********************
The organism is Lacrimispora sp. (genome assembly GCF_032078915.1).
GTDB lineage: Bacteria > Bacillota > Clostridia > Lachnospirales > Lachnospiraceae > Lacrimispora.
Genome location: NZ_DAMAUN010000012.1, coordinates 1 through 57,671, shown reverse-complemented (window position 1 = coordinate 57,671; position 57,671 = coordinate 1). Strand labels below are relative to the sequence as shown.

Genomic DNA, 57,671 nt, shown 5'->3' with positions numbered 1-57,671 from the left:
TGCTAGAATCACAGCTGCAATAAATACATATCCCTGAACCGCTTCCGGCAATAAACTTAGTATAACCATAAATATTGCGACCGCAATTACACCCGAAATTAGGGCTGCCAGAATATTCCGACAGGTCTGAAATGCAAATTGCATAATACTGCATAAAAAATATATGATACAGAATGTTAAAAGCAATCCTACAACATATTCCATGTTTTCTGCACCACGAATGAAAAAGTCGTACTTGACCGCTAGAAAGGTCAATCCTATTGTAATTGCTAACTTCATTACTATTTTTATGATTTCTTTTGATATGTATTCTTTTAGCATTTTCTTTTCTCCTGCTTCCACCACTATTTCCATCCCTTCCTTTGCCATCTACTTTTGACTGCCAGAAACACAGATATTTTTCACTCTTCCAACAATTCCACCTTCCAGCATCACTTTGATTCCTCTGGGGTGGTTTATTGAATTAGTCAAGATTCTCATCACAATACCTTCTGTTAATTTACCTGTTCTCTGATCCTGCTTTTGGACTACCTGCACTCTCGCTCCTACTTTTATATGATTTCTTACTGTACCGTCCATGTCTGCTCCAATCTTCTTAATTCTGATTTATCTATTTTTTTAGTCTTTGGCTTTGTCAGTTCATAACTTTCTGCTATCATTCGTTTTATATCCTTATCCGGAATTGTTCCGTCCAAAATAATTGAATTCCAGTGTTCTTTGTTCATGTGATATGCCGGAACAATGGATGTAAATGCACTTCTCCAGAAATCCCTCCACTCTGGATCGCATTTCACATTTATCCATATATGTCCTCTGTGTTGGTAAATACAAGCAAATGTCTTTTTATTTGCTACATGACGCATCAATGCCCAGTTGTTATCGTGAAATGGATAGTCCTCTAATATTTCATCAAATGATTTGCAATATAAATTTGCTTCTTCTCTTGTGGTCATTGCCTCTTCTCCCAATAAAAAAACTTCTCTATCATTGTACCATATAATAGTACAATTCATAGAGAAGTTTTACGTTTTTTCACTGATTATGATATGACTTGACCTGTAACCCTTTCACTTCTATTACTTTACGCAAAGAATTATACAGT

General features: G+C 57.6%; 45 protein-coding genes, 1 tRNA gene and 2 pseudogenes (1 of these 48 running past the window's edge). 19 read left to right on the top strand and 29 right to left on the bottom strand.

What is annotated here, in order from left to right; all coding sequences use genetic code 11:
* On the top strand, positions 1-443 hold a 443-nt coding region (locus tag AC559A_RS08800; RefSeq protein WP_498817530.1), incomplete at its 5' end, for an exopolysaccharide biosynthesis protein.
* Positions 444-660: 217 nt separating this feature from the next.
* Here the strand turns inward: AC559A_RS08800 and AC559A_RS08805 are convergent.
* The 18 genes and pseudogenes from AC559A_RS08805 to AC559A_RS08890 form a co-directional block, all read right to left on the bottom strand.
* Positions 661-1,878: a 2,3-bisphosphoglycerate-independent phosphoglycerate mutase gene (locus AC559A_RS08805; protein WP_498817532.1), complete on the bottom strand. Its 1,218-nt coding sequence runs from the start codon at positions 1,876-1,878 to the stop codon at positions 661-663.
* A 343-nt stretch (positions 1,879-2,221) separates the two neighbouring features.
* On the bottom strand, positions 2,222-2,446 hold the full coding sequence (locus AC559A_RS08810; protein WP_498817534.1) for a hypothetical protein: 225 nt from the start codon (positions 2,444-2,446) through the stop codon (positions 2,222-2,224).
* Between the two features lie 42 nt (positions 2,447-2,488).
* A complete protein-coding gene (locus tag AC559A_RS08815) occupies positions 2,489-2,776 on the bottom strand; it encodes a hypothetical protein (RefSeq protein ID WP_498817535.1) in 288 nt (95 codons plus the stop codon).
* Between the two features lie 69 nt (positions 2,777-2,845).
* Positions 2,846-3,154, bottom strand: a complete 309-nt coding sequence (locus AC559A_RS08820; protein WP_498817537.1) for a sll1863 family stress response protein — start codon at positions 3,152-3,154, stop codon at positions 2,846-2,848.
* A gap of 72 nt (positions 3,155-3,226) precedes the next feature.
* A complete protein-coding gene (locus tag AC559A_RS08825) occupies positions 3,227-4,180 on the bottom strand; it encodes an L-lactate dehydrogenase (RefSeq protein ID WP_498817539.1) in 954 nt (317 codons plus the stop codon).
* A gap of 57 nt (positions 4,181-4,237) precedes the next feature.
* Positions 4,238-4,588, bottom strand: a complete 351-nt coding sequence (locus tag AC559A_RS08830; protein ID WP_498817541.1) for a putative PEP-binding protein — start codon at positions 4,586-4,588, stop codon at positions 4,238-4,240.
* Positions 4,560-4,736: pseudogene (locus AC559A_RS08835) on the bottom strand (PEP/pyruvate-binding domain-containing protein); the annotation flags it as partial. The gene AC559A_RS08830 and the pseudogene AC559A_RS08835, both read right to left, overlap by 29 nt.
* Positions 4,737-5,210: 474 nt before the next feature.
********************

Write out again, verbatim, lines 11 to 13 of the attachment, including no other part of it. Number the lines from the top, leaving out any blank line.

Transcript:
* The 18 genes and pseudogenes from AC559A_RS08805 to AC559A_RS08890 form a co-directional block, all read right to left on the bottom strand.
* Positions 661-1,878: a 2,3-bisphosphoglycerate-independent phosphoglycerate mutase gene (locus AC559A_RS08805; protein WP_498817532.1), complete on the bottom strand. Its 1,218-nt coding sequence runs from the start codon at positions 1,876-1,878 to the stop codon at positions 661-663.
* A 343-nt stretch (positions 1,879-2,221) separates the two neighbouring features.